It is true that there are people out there whom the state wishes to keep an eye on, but procedures need to be in place to prevent abuse of powers. Like the guards in a Stanford prison experiment the security services need to know that they will be held to account for any abuse of powers.

A simple solution would be to extend the rights of Freedom of Information to include police or MI5 & MI6 surveillance operations. In short if the cops spy on us they can only do so with a court order and they only get to watch for a certain period of time (say no more than 2 months) before that surveillance comes under review by another judge. If its clear that those being spied on are not a serious threat (i.e. one that warrants the use of under cover officers or wire taps that could be better deployed elsewhere) or that there’s no progress towards an arrest, they have to stop. Furthermore after a period of, say 5-10 years, they have to disclose that fact that they spied on people and thus giving the public and the courts the opportunity to determine if they overstepped the mark.

If the officers described in the examples above knew there was a very real risk of their actions being made public, potentially leading to public ridicule, dismissal from the force, arrest and imprisonment, I suspect said abuses of power would never have a occurred and never will occur. Its only fair that if the police or spooks want to watch us that we get to watch them back in return.

Anti-science and Lysenkoism

A couple of weeks back, I came across this story about a marketing study in America. They had labelled low energy light bulbs with stickers indicating the energy saving (and thus cost saving) benefits of using low-e bulbs. But, even if they kept the energy/cost saving labels, but instead included a little logo that claimed the product to be “eco-friendly” they found that sales dropped among self-confessed Republicans. It would seem that Republicans would sooner spend money to destroy the environment rather than save money and help the environment.

In another example, a group of culture jammers “the yes men” pretended to be “Young Republicans” and went around Republican heartland states asking people to sign a petition calling for more global warming and more air pollution, etc. They found it disturbing how easily they could get people to sign up!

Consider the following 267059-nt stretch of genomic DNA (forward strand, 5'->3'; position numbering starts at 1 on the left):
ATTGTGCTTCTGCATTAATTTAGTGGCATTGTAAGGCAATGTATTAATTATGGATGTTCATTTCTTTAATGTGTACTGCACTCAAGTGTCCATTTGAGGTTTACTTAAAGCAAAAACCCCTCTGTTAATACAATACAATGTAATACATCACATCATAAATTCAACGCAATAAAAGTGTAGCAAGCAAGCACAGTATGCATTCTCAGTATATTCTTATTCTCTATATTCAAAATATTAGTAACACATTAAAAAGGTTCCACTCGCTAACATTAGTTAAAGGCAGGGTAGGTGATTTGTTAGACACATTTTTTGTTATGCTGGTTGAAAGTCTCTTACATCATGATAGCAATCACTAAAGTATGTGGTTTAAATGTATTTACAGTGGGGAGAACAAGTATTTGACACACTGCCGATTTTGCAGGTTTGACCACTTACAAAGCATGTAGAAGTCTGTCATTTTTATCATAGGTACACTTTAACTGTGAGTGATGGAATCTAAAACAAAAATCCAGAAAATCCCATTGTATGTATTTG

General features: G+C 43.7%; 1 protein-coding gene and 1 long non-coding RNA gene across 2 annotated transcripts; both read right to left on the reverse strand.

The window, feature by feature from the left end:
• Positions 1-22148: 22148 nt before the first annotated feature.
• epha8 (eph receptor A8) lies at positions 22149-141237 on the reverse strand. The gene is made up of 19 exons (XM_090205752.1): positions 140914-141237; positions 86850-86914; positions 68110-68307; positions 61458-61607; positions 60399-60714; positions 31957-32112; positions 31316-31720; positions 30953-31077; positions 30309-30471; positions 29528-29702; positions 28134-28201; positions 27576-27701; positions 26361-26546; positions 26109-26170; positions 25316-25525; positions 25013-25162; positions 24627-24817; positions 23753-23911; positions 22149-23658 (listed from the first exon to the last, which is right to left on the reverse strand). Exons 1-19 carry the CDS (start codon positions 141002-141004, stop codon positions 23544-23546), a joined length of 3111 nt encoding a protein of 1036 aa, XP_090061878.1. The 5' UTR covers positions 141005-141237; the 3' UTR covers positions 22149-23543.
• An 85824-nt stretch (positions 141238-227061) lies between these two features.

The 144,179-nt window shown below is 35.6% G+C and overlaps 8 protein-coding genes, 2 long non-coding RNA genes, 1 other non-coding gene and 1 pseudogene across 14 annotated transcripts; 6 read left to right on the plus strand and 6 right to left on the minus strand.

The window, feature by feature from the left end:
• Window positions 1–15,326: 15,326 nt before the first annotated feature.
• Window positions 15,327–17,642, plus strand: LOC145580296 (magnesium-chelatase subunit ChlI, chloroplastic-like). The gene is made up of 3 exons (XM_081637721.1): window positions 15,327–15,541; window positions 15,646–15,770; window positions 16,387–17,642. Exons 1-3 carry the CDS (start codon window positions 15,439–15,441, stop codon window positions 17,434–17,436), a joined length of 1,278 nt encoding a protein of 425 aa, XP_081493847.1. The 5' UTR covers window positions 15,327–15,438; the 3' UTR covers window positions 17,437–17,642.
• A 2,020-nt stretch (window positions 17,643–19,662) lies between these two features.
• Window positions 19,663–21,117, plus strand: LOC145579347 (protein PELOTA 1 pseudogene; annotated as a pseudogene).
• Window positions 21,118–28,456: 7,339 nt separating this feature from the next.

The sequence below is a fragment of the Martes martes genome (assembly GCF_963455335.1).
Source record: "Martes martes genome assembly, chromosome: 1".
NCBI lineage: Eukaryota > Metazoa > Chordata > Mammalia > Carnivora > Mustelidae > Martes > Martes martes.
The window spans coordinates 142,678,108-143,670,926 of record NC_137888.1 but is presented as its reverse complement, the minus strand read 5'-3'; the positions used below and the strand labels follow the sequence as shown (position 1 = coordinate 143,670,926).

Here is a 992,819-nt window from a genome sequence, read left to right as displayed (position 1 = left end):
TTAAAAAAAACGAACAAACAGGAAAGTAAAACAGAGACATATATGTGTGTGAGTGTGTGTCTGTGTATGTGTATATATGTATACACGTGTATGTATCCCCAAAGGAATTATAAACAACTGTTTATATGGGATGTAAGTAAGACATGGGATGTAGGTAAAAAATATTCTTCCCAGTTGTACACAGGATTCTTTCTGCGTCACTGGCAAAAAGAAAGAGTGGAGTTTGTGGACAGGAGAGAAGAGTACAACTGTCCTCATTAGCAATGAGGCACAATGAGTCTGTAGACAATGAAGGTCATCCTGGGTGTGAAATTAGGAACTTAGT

There seems to be huge distrust of science by many, again particularly those on the right, because they are suspicious that the guys in white coats are somehow out to get them. While for example 97% of climate scientists agree on global warming only 45% of the public seem to believe them.

Now granted, there’s been plenty of foul ups along the way (BSE, DDT, Windscale, Chernobyl, Bhopal, take you’re pick!) which hardly builds confidence, but we won’t have the wonderful scientifically advance world we enjoy if it wasn’t for science and technology and the scientific method that drives that.

Increasingly many Americans don’t only mistrust the science on climate change, but mistrust the science on vaccines, evolution, even physics and the physical sciences. When the scientific community comes out with a load of science (graphs, equations, computer models and peer reviewed journal papers) to support their position, the “anti-intellectual” camp will ignore it all (or grossly misinterpret it) and instead put their faith in some unqualified quack with a load of have baked woo-woo. Dara O’Briain, of Mock the Week does a very good piece on this sort of attitude.

Modern day Lysenkoism
This to me highlights what is a growing anti-science or perhaps more accurately growing anti-intellectual movement within society, particularly among those on the right. Recall for example how one of the main criticisms of Romney from within his own party was his ability to speak French!